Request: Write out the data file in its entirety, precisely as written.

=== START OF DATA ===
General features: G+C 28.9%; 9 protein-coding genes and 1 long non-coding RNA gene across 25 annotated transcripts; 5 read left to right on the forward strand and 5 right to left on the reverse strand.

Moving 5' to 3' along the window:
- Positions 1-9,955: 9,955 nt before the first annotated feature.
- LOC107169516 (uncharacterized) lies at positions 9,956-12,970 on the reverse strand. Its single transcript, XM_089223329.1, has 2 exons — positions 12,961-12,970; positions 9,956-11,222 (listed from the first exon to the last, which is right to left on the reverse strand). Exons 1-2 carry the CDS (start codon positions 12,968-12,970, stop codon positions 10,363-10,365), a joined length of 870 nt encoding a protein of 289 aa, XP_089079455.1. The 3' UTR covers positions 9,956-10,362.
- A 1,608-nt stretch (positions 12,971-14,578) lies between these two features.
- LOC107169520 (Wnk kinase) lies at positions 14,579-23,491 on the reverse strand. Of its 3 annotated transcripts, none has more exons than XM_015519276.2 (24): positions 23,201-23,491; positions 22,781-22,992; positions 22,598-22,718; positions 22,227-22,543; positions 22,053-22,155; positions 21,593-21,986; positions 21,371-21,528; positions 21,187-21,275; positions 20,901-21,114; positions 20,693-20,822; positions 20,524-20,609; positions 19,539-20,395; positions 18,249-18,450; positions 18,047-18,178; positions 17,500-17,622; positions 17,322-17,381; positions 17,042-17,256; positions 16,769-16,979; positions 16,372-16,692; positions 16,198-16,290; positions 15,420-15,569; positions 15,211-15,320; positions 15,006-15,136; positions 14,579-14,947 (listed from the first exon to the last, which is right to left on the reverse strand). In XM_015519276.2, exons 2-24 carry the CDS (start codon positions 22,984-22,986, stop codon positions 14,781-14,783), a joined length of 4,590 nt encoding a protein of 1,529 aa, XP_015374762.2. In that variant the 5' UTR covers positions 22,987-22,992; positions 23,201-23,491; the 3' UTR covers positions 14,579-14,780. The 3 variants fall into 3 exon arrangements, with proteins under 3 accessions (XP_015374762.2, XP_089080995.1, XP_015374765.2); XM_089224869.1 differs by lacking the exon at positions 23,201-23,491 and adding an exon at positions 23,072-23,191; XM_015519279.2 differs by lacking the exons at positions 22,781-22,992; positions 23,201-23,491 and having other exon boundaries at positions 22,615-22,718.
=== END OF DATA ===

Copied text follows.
General features: G+C 28.9%; 9 protein-coding genes and 1 long non-coding RNA gene across 25 annotated transcripts; 5 read left to right on the forward strand and 5 right to left on the reverse strand.

Moving 5' to 3' along the window:
- Positions 1-9,955: 9,955 nt before the first annotated feature.
- LOC107169516 (uncharacterized) lies at positions 9,956-12,970 on the reverse strand. Its single transcript, XM_089223329.1, has 2 exons — positions 12,961-12,970; positions 9,956-11,222 (listed from the first exon to the last, which is right to left on the reverse strand). Exons 1-2 carry the CDS (start codon positions 12,968-12,970, stop codon positions 10,363-10,365), a joined length of 870 nt encoding a protein of 289 aa, XP_089079455.1. The 3' UTR covers positions 9,956-10,362.
- A 1,608-nt stretch (positions 12,971-14,578) lies between these two features.
- LOC107169520 (Wnk kinase) lies at positions 14,579-23,491 on the reverse strand. Of its 3 annotated transcripts, none has more exons than XM_015519276.2 (24): positions 23,201-23,491; positions 22,781-22,992; positions 22,598-22,718; positions 22,227-22,543; positions 22,053-22,155; positions 21,593-21,986; positions 21,371-21,528; positions 21,187-21,275; positions 20,901-21,114; positions 20,693-20,822; positions 20,524-20,609; positions 19,539-20,395; positions 18,249-18,450; positions 18,047-18,178; positions 17,500-17,622; positions 17,322-17,381; positions 17,042-17,256; positions 16,769-16,979; positions 16,372-16,692; positions 16,198-16,290; positions 15,420-15,569; positions 15,211-15,320; positions 15,006-15,136; positions 14,579-14,947 (listed from the first exon to the last, which is right to left on the reverse strand). In XM_015519276.2, exons 2-24 carry the CDS (start codon positions 22,984-22,986, stop codon positions 14,781-14,783), a joined length of 4,590 nt encoding a protein of 1,529 aa, XP_015374762.2. In that variant the 5' UTR covers positions 22,987-22,992; positions 23,201-23,491; the 3' UTR covers positions 14,579-14,780. The 3 variants fall into 3 exon arrangements, with proteins under 3 accessions (XP_015374762.2, XP_089080995.1, XP_015374765.2); XM_089224869.1 differs by lacking the exon at positions 23,201-23,491 and adding an exon at positions 23,072-23,191; XM_015519279.2 differs by lacking the exons at positions 22,781-22,992; positions 23,201-23,491 and having other exon boundaries at positions 22,615-22,718.